News » The changing tide of the Northern Irish opportunity

The Changing Tide of Northern Irish Opportunity

Eoghan Byrne and David Gilchrist are members of the Alumni of the US-NI mentorship program, returning to London after spending 2017 In New York City.

For anyone who knows us and is familiar with the “Belfast for Life” initiative and the general mission behind the work they do, it may seem counter-intuitive for us to be writing an article for the site about the opportunities in Northern Ireland.

In many ways we are the personification of the brain-drain, we both currently live in London, and while we are both Northern Irish, we both left to pursue opportunities that we deemed to be unavailable to us locally. Even more at odds with Belfast for Life, neither of us intend to relocate home in the immediate future.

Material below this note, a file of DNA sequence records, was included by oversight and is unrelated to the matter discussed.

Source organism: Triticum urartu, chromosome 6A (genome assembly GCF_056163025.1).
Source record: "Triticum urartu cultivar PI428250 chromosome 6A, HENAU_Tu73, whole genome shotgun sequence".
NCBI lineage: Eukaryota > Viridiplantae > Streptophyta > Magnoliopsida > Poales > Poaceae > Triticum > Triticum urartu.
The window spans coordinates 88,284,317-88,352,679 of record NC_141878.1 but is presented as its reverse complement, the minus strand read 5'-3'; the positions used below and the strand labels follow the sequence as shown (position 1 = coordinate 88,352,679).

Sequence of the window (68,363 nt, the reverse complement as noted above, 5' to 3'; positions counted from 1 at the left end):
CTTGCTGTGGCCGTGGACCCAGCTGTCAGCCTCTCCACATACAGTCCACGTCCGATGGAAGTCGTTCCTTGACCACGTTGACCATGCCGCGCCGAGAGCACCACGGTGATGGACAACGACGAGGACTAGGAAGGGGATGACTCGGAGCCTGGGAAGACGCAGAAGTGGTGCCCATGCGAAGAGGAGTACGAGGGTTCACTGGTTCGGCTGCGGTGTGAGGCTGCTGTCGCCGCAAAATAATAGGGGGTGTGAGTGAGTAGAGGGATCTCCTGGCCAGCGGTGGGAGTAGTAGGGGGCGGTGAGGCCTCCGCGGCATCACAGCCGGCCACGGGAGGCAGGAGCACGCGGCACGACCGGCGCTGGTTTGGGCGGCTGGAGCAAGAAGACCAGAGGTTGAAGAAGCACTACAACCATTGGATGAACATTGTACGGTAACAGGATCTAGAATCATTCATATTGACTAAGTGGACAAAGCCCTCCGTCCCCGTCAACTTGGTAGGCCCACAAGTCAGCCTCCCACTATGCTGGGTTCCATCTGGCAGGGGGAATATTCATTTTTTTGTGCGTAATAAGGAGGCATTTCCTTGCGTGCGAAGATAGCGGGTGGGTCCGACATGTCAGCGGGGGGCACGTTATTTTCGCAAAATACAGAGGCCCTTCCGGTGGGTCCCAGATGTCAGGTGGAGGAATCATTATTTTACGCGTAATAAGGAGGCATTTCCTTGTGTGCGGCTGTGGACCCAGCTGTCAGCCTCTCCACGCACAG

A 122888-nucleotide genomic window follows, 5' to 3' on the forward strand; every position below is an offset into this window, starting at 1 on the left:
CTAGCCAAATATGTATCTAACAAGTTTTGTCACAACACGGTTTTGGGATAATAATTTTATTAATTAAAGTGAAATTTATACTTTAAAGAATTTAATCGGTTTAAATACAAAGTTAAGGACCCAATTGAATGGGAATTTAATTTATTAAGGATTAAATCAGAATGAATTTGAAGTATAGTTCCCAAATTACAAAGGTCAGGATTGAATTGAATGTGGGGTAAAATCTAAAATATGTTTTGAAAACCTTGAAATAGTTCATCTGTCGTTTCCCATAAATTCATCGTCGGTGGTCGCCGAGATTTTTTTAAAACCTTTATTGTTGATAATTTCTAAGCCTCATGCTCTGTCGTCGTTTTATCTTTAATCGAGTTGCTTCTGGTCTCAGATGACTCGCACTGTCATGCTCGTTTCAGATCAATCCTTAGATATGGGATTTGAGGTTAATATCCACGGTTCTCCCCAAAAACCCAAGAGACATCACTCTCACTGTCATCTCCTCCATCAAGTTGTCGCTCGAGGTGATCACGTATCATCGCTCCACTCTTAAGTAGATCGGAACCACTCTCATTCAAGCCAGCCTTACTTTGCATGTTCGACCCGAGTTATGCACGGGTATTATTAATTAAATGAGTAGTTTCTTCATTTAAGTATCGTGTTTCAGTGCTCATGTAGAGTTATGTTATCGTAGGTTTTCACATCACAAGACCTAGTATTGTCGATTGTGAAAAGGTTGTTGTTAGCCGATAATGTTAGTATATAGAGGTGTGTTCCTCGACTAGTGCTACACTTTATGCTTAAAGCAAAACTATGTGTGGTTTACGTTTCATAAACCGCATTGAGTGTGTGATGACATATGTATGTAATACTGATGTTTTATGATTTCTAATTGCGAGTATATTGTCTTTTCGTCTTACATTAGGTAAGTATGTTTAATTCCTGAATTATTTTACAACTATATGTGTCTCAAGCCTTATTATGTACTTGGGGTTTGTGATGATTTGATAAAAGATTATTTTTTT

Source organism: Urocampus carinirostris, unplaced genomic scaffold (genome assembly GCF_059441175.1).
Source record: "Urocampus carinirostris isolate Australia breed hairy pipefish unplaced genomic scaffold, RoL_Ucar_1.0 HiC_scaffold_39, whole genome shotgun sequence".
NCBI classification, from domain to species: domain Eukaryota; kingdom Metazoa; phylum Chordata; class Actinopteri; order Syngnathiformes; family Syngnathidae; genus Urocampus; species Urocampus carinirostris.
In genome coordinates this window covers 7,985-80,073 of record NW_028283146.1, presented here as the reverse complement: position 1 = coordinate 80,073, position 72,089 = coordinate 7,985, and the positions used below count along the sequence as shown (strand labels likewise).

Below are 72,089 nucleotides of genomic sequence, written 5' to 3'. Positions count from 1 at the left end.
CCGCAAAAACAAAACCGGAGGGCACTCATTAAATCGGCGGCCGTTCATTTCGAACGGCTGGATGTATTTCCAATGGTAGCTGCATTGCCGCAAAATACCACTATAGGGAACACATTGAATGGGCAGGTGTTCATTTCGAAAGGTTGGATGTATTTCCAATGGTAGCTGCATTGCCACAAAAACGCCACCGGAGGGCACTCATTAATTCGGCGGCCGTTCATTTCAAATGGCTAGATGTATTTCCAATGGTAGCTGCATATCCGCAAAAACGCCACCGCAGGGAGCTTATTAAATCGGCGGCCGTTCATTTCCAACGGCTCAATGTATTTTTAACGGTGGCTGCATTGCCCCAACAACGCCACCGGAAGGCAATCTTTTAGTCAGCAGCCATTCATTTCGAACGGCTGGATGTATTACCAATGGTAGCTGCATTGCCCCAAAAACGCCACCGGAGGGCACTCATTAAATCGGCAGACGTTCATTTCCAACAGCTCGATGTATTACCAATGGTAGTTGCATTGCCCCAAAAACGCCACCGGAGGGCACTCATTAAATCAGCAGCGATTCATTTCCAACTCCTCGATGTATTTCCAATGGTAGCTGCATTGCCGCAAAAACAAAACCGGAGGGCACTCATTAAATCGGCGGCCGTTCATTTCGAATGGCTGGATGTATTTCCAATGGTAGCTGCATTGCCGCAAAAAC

US-NI Mentorship Program

We first met in January of 2017, when we arrived in (a rather snowy) New York City to begin our work placements. David, with a C-suite Advisory firm and Eoghan with a Big 4 accounting firm.

We had travelled to America with the US-NI Mentorship Program and were about to begin our yearlong paid placements with top tier firms in the city.

The US-NI Mentorship Program was founded in 2011 by Declan Kelly, former US Economic Envoy to Northern Ireland and current Chairman and CEO of Teneo. Its aim is to provide high-potential university graduates, from Northern Ireland, a chance to work with international corporations in one of the world’s largest economies, the US.